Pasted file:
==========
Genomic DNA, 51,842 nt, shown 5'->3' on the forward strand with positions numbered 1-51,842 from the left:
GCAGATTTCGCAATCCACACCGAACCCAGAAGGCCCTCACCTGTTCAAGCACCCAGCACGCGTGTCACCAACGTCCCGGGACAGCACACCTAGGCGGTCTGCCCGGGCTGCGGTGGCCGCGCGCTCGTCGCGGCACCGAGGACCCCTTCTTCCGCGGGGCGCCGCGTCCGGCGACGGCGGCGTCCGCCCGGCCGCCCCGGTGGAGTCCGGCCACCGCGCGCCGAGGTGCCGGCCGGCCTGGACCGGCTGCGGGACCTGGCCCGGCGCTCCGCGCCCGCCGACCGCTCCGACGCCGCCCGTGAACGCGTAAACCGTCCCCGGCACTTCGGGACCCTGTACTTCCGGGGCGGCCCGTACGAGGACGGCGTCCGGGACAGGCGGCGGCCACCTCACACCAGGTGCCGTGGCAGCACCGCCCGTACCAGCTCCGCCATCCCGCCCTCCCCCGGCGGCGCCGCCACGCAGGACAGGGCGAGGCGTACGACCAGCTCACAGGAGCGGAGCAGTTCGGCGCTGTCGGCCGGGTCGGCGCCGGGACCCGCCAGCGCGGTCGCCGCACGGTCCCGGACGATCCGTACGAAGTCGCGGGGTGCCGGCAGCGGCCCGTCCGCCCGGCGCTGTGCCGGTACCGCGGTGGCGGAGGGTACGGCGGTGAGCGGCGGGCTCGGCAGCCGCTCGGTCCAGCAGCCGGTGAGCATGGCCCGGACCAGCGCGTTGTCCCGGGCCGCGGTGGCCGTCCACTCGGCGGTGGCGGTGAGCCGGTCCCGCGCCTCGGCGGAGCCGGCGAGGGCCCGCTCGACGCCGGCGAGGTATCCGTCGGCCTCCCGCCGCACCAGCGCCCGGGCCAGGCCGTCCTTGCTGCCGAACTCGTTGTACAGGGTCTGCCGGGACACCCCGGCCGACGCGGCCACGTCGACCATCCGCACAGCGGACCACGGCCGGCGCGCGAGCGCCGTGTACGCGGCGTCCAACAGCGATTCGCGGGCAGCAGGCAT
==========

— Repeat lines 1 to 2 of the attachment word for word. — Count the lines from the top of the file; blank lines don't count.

Genomic DNA, 51,842 nt, shown 5'->3' on the forward strand with positions numbered 1-51,842 from the left:
GCAGATTTCGCAATCCACACCGAACCCAGAAGGCCCTCACCTGTTCAAGCACCCAGCACGCGTGTCACCAACGTCCCGGGACAGCACACCTAGGCGGTCTGCCCGGGCTGCGGTGGCCGCGCGCTCGTCGCGGCACCGAGGACCCCTTCTTCCGCGGGGCGCCGCGTCCGGCGACGGCGGCGTCCGCCCGGCCGCCCCGGTGGAGTCCGGCCACCGCGCGCCGAGGTGCCGGCCGGCCTGGACCGGCTGCGGGACCTGGCCCGGCGCTCCGCGCCCGCCGACCGCTCCGACGCCGCCCGTGAACGCGTAAACCGTCCCCGGCACTTCGGGACCCTGTACTTCCGGGGCGGCCCGTACGAGGACGGCGTCCGGGACAGGCGGCGGCCACCTCACACCAGGTGCCGTGGCAGCACCGCCCGTACCAGCTCCGCCATCCCGCCCTCCCCCGGCGGCGCCGCCACGCAGGACAGGGCGAGGCGTACGACCAGCTCACAGGAGCGGAGCAGTTCGGCGCTGTCGGCCGGGTCGGCGCCGGGACCCGCCAGCGCGGTCGCCGCACGGTCCCGGACGATCCGTACGAAGTCGCGGGGTGCCGGCAGCGGCCCGTCCGCCCGGCGCTGTGCCGGTACCGCGGTGGCGGAGGGTACGGCGGTGAGCGGCGGGCTCGGCAGCCGCTCGGTCCAGCAGCCGGTGAGCATGGCCCGGACCAGCGCGTTGTCCCGGGCCGCGGTGGCCGTCCACTCGGCGGTGGCGGTGAGCCGGTCCCGCGCCTCGGCGGAGCCGGCGAGGGCCCGCTCGACGCCGGCGAGGTATCCGTCGGCCTCCCGCCGCACCAGCGCCCGGGCCAGGCCGTCCTTGCTGCCGAACTCGTTGTACAGGGTCTGCCGGGACACCCCGGCCGACGCGGCCACGTCGACCATCCGCACAGCGGACCACGGCCGGCGCGCGAGCGCCGTGTACGCGGCGTCCAACAGCGATTCGCGGGCAGCAGGCAT